Marock is a play on words based on the French Maroc (for Morocco), and Rock n’ roll. This wonderful and yet controversial movie has caused a tidal wave in the political scene of Morocco.
Whilst some welcomed it as a step forward for freedom of expression, others saw it as an attack on religious values. Despite some fierce opposition, Marock was released and screened to the public in Morocco in 2005.
So what is this argument all about?
Well, the movie is set in the beautiful city of Casablanca in Morocco. Fast cars, parties, romance, music and graduation are the rhythm of Rita’s everyday life. Rita is 17 and comes from the Moroccan upper class. Her very own views on life and her stubbornness clash most of the time with the traditional Moroccan culture.
This gets complicated when she and Youri, a Moroccan Jewish teenager, give romance a shot and fall in love together. They are then facing their respective family and friends’ strong disapproval of their union.
Marock depicts well enough the Morocco of some of the Joneses through the eyes of a young jet set crew. Through controversy, the young movie director, Laila Marrakchi, has successfully got the message across to the public. Sometimes in a very shocking way however she remains very truthful and original. This is a “tel quel” movie, nothing has been added or removed from the truth.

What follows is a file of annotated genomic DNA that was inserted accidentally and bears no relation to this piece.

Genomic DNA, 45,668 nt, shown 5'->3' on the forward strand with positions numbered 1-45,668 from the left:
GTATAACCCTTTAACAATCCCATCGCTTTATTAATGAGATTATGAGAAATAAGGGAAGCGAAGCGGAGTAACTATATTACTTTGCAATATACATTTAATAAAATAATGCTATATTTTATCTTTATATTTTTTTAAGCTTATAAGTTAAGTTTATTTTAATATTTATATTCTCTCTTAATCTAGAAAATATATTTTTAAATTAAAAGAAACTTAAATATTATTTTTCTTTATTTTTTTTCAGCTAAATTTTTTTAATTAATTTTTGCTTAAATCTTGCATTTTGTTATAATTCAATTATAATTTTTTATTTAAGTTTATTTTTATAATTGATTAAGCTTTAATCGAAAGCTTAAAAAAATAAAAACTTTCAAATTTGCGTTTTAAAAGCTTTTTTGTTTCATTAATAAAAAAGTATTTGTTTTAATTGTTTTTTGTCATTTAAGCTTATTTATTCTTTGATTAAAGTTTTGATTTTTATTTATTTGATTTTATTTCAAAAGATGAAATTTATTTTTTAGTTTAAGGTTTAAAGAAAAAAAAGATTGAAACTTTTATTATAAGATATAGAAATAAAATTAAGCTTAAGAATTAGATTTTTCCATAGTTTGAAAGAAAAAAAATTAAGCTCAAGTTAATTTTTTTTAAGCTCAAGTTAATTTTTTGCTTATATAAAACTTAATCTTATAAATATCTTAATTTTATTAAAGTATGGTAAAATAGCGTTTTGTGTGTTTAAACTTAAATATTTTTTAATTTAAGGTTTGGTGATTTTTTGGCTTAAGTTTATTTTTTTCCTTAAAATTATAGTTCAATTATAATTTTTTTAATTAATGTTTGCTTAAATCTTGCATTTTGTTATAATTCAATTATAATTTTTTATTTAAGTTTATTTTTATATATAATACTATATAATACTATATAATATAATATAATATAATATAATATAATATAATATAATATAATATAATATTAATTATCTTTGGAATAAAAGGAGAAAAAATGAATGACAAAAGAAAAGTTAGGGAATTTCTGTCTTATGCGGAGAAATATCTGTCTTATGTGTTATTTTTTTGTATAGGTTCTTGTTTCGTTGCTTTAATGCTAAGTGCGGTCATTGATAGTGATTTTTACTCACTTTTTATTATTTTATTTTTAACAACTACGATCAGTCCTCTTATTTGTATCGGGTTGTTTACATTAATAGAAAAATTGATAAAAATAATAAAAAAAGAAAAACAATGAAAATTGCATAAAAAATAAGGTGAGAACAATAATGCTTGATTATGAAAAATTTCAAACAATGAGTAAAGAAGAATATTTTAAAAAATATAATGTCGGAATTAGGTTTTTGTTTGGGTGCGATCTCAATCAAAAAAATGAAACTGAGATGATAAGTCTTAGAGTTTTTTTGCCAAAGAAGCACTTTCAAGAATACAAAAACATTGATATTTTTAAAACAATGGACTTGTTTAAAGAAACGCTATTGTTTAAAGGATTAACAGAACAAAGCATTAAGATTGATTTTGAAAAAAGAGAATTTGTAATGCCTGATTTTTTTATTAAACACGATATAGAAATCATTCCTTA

Laila Marrakchi portrays a high profile Moroccan teenage hood with an accuracy and authenticity that is so faithful to reality throughout the entire film. She has indeed wonderfully and rightfully answered the question; What happens in Morocco when you are a 17 years old teenager from the upper class and in a quest of your own identity?
As JJ Rousseau once said: “you are undone if you once forget that the fruits of the earth belong to all and the land belongs to no one.” You are Moroccan regardless of your beliefs and background. Are there rules when it comes to whom you are allowed to fall in love with? Especially when you are 17 and driven by eagerness to experience love? Does love have any border or colour or even religion?
Those are the questions Laila Marrakchi has answered through her movie Marock.
Broadcast at the Institut Francais at Cine Lumiere part of the Mosaiques Festival.